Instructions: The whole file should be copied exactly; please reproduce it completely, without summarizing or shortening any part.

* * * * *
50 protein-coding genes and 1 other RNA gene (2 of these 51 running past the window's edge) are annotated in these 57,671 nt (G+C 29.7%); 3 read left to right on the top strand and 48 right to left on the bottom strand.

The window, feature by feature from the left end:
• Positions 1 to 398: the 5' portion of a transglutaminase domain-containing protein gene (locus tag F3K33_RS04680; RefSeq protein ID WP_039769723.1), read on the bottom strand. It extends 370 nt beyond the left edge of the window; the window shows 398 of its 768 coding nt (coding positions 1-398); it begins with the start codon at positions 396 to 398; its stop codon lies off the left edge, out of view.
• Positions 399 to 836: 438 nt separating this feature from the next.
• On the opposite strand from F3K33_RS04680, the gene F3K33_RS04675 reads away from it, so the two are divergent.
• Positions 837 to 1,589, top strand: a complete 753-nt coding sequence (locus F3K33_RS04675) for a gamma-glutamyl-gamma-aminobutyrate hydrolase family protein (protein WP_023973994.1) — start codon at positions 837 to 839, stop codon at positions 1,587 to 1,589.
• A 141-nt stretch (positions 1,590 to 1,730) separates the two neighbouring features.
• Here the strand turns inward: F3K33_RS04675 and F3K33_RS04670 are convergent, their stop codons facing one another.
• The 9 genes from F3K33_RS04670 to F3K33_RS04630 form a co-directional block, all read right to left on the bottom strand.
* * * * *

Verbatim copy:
50 protein-coding genes and 1 other RNA gene (2 of these 51 running past the window's edge) are annotated in these 57,671 nt (G+C 29.7%); 3 read left to right on the top strand and 48 right to left on the bottom strand.

The window, feature by feature from the left end:
• Positions 1 to 398: the 5' portion of a transglutaminase domain-containing protein gene (locus tag F3K33_RS04680; RefSeq protein ID WP_039769723.1), read on the bottom strand. It extends 370 nt beyond the left edge of the window; the window shows 398 of its 768 coding nt (coding positions 1-398); it begins with the start codon at positions 396 to 398; its stop codon lies off the left edge, out of view.
• Positions 399 to 836: 438 nt separating this feature from the next.
• On the opposite strand from F3K33_RS04680, the gene F3K33_RS04675 reads away from it, so the two are divergent.
• Positions 837 to 1,589, top strand: a complete 753-nt coding sequence (locus F3K33_RS04675) for a gamma-glutamyl-gamma-aminobutyrate hydrolase family protein (protein WP_023973994.1) — start codon at positions 837 to 839, stop codon at positions 1,587 to 1,589.
• A 141-nt stretch (positions 1,590 to 1,730) separates the two neighbouring features.
• Here the strand turns inward: F3K33_RS04675 and F3K33_RS04670 are convergent, their stop codons facing one another.
• The 9 genes from F3K33_RS04670 to F3K33_RS04630 form a co-directional block, all read right to left on the bottom strand.